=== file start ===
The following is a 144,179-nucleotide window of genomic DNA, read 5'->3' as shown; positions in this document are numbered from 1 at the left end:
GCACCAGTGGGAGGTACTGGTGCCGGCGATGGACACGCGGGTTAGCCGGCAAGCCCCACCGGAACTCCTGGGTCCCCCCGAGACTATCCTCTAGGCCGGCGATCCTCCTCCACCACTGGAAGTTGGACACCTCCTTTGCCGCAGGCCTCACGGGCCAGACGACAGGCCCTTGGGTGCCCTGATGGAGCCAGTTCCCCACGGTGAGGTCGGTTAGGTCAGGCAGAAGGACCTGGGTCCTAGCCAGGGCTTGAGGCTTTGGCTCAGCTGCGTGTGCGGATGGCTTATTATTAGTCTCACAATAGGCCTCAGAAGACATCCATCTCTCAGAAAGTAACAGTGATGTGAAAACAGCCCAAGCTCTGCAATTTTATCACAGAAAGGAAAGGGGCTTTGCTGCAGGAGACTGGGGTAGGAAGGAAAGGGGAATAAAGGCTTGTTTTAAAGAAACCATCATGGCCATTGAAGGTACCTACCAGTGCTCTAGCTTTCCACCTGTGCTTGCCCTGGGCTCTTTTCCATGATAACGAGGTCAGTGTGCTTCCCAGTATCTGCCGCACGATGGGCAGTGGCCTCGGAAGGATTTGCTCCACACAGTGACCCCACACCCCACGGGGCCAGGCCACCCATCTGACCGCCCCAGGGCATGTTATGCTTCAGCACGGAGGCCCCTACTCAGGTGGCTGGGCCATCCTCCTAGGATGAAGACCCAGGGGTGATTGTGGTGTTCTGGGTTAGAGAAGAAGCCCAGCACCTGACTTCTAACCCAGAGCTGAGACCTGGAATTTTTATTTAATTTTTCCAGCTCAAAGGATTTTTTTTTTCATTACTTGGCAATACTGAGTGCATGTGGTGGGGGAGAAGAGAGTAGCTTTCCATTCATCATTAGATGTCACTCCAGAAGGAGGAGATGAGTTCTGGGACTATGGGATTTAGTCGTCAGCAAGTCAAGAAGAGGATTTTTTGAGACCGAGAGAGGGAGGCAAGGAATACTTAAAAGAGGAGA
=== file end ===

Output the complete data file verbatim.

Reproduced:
The following is a 144,179-nucleotide window of genomic DNA, read 5'->3' as shown; positions in this document are numbered from 1 at the left end:
GCACCAGTGGGAGGTACTGGTGCCGGCGATGGACACGCGGGTTAGCCGGCAAGCCCCACCGGAACTCCTGGGTCCCCCCGAGACTATCCTCTAGGCCGGCGATCCTCCTCCACCACTGGAAGTTGGACACCTCCTTTGCCGCAGGCCTCACGGGCCAGACGACAGGCCCTTGGGTGCCCTGATGGAGCCAGTTCCCCACGGTGAGGTCGGTTAGGTCAGGCAGAAGGACCTGGGTCCTAGCCAGGGCTTGAGGCTTTGGCTCAGCTGCGTGTGCGGATGGCTTATTATTAGTCTCACAATAGGCCTCAGAAGACATCCATCTCTCAGAAAGTAACAGTGATGTGAAAACAGCCCAAGCTCTGCAATTTTATCACAGAAAGGAAAGGGGCTTTGCTGCAGGAGACTGGGGTAGGAAGGAAAGGGGAATAAAGGCTTGTTTTAAAGAAACCATCATGGCCATTGAAGGTACCTACCAGTGCTCTAGCTTTCCACCTGTGCTTGCCCTGGGCTCTTTTCCATGATAACGAGGTCAGTGTGCTTCCCAGTATCTGCCGCACGATGGGCAGTGGCCTCGGAAGGATTTGCTCCACACAGTGACCCCACACCCCACGGGGCCAGGCCACCCATCTGACCGCCCCAGGGCATGTTATGCTTCAGCACGGAGGCCCCTACTCAGGTGGCTGGGCCATCCTCCTAGGATGAAGACCCAGGGGTGATTGTGGTGTTCTGGGTTAGAGAAGAAGCCCAGCACCTGACTTCTAACCCAGAGCTGAGACCTGGAATTTTTATTTAATTTTTCCAGCTCAAAGGATTTTTTTTTTCATTACTTGGCAATACTGAGTGCATGTGGTGGGGGAGAAGAGAGTAGCTTTCCATTCATCATTAGATGTCACTCCAGAAGGAGGAGATGAGTTCTGGGACTATGGGATTTAGTCGTCAGCAAGTCAAGAAGAGGATTTTTTGAGACCGAGAGAGGGAGGCAAGGAATACTTAAAAGAGGAGA